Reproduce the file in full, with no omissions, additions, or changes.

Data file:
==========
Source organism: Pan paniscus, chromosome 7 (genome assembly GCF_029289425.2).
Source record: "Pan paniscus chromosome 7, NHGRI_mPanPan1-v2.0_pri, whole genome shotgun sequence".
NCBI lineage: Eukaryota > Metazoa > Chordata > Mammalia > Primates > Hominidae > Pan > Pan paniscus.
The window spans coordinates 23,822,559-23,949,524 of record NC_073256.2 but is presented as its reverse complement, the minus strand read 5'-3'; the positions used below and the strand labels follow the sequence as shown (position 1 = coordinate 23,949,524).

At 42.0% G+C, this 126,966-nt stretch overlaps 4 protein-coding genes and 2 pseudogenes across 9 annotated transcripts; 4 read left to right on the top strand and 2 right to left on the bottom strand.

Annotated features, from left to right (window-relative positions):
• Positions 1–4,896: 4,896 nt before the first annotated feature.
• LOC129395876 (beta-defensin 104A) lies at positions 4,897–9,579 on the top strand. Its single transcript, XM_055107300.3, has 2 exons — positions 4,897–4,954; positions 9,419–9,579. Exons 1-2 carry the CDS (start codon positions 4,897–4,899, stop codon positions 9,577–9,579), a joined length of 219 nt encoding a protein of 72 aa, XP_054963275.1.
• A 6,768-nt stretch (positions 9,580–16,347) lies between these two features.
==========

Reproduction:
Source organism: Pan paniscus, chromosome 7 (genome assembly GCF_029289425.2).
Source record: "Pan paniscus chromosome 7, NHGRI_mPanPan1-v2.0_pri, whole genome shotgun sequence".
NCBI lineage: Eukaryota > Metazoa > Chordata > Mammalia > Primates > Hominidae > Pan > Pan paniscus.
The window spans coordinates 23,822,559-23,949,524 of record NC_073256.2 but is presented as its reverse complement, the minus strand read 5'-3'; the positions used below and the strand labels follow the sequence as shown (position 1 = coordinate 23,949,524).

At 42.0% G+C, this 126,966-nt stretch overlaps 4 protein-coding genes and 2 pseudogenes across 9 annotated transcripts; 4 read left to right on the top strand and 2 right to left on the bottom strand.

Annotated features, from left to right (window-relative positions):
• Positions 1–4,896: 4,896 nt before the first annotated feature.
• LOC129395876 (beta-defensin 104A) lies at positions 4,897–9,579 on the top strand. Its single transcript, XM_055107300.3, has 2 exons — positions 4,897–4,954; positions 9,419–9,579. Exons 1-2 carry the CDS (start codon positions 4,897–4,899, stop codon positions 9,577–9,579), a joined length of 219 nt encoding a protein of 72 aa, XP_054963275.1.
• A 6,768-nt stretch (positions 9,580–16,347) lies between these two features.